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A study again points to the psychological side effects of the contraceptive pill.

Irregular sleep, fluctuating mood, taking anti-depressant drugs… This is not the first time that the contraceptive pill has been associated with effects on the mental health of women. But this time, a study published in Epidemiology and Psychiatric Sciences and taken up by the New York Post quantifies the risk / duration ratio of taking this type of hormonal contraception.

The records of 264,000 women from the UK Biobank database were studied in this research, and it was found that if you have been taking birth control pills since adolescence, your risk of depression jumps by 130%. Started in adulthood, it also increases this risk, by 92%. The type of pill studied combines progesterone and estrogen, so the results relate only to that.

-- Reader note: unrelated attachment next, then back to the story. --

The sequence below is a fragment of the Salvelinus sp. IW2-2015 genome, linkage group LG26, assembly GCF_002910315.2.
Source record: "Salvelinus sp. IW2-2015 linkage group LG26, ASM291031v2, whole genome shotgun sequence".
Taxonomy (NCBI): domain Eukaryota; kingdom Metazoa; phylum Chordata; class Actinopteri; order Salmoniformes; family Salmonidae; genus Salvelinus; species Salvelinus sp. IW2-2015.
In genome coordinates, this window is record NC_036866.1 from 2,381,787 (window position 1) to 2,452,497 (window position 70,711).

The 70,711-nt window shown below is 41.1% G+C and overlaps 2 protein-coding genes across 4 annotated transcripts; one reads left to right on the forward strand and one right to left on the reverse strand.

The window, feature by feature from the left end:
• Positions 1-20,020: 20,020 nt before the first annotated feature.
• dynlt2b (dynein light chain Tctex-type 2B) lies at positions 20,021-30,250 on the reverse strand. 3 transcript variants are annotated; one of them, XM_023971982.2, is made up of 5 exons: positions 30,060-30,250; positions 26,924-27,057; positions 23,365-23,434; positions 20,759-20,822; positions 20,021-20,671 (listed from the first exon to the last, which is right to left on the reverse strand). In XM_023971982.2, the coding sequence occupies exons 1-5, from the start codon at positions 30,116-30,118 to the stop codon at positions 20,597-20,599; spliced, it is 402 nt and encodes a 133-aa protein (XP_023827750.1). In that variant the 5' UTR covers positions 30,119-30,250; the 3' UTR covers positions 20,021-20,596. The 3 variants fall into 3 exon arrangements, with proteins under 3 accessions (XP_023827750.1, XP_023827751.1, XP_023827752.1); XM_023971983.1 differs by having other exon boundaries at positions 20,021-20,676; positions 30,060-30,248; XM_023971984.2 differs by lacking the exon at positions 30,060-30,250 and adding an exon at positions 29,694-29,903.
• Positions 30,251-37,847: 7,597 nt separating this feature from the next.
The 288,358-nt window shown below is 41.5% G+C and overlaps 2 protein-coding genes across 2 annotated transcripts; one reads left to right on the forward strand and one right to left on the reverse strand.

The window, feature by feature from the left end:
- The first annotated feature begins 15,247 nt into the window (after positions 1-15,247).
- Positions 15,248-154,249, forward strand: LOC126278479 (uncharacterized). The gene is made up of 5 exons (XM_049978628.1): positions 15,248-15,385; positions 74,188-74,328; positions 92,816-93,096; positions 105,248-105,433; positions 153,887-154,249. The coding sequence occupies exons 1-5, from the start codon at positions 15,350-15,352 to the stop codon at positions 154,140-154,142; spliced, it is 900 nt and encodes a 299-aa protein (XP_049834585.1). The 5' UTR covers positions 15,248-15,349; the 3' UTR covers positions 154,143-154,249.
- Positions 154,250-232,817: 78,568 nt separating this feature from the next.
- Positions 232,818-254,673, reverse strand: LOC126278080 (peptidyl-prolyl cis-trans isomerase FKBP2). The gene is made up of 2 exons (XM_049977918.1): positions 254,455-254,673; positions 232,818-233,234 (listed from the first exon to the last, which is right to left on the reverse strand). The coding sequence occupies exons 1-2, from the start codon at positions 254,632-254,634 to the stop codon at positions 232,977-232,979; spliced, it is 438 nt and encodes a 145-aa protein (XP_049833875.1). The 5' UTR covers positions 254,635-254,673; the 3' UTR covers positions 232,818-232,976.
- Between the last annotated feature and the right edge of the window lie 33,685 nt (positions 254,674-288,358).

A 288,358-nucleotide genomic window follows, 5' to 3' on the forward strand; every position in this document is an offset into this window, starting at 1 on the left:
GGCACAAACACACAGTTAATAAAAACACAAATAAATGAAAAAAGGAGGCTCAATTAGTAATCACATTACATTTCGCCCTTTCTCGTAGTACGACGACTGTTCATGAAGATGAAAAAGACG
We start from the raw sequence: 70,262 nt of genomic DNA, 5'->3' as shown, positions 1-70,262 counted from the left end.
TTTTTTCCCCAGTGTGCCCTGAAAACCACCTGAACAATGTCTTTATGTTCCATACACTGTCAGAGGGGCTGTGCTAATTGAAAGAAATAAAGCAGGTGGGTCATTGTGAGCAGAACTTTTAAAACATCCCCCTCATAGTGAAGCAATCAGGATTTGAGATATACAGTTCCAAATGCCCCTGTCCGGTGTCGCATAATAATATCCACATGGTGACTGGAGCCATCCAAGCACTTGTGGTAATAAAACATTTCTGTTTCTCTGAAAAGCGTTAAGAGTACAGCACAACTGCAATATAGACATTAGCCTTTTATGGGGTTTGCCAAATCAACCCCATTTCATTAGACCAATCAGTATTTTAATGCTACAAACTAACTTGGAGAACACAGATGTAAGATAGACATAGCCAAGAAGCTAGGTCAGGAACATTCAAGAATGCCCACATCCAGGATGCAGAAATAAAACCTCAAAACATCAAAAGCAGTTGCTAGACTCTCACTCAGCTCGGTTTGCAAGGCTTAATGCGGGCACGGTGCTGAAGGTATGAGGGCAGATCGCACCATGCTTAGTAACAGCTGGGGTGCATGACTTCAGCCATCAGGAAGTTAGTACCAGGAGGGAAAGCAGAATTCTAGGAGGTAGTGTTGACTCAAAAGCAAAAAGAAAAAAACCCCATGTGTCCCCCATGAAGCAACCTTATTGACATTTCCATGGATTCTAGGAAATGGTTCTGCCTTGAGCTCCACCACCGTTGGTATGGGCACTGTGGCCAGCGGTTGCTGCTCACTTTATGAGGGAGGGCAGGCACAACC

Warn patients in advance

It has been noticed that in teenage girls who stopped taking the pill, the negative effects on their mental health could persist. Conversely, in women who quit, the effects were reversible. The researchers note that the intensity of hormonal changes during adolescence may explain the powerful influence of the pill.

In a press release, the researchers specify that they do not wish to question the usefulness of the contraceptive pill, but simply to alert on the side effects, and in particular the psychological impact which results from it. The objective is to enable caregivers to warn patients of this risk.

Sources: Eurekalert, New York Post

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